August 3, 2015; New York Times

Outrage over American dentist Walter Palmer killing Cecil the dearly beloved African lion has resulted in a number of major airline companies banning transports of exotic animal hunting trophies. From uproar on social media over #CeciltheLion’s appalling death to comments by humanitarian groups like Humane Society and a shocking retort from PETA, this inhumane act has shifted the world’s attention to the diminishing populations of endangered species and the tragic realities of trophy hunting.

The three largest airline companies in the United States—American Airlines, United Airlines, and Delta Airlines—have now all announced they will not permit the shipment of big-game trophies anymore. This includes the remains of all lions, leopards, elephants, rhinoceros, and buffalo. The announcement followed a group of airlines taking a stand again trophy hunting, including Air France, KLM, Iberia, IAG Cargo, Singapore Airlines, and Qantas.

Delta was the last American airline to join the cause, changing its position shortly after an online petition on change.org gained momentum. Delta says it will also be reviewing policies on approving other hunting trophies with government agencies and any additional organizations that might support legal shipments.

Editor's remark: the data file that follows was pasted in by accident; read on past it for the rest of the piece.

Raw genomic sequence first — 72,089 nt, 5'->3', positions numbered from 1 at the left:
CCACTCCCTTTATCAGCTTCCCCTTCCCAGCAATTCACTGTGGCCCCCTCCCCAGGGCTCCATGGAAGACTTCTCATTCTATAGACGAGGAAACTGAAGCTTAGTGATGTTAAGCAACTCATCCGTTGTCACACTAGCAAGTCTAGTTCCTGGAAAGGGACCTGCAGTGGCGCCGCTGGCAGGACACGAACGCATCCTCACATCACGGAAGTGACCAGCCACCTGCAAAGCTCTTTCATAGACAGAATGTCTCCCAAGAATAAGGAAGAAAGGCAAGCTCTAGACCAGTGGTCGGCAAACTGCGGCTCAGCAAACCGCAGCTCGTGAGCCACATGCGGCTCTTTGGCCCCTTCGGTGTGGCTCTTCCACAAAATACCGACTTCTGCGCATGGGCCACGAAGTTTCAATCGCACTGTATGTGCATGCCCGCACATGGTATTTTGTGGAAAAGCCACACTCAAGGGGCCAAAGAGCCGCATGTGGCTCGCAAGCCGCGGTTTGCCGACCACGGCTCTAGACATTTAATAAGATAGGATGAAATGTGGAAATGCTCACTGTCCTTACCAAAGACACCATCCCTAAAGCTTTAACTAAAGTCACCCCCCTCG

These new regulations certainly won’t put trophy hunting to a grinding halt, but it should indeed set back Africa’s multimillion-dollar game industry. The Conservation Force reports that about 15,000 American tourists visit Africa on hunting safaris every year. It’s a shame these airlines weren’t adamant about stopping trophy hunters before the media storm around Cecil the Lion, yet it’s promising to see regulations emerging as a direct result of the push for change.—Aine Creedon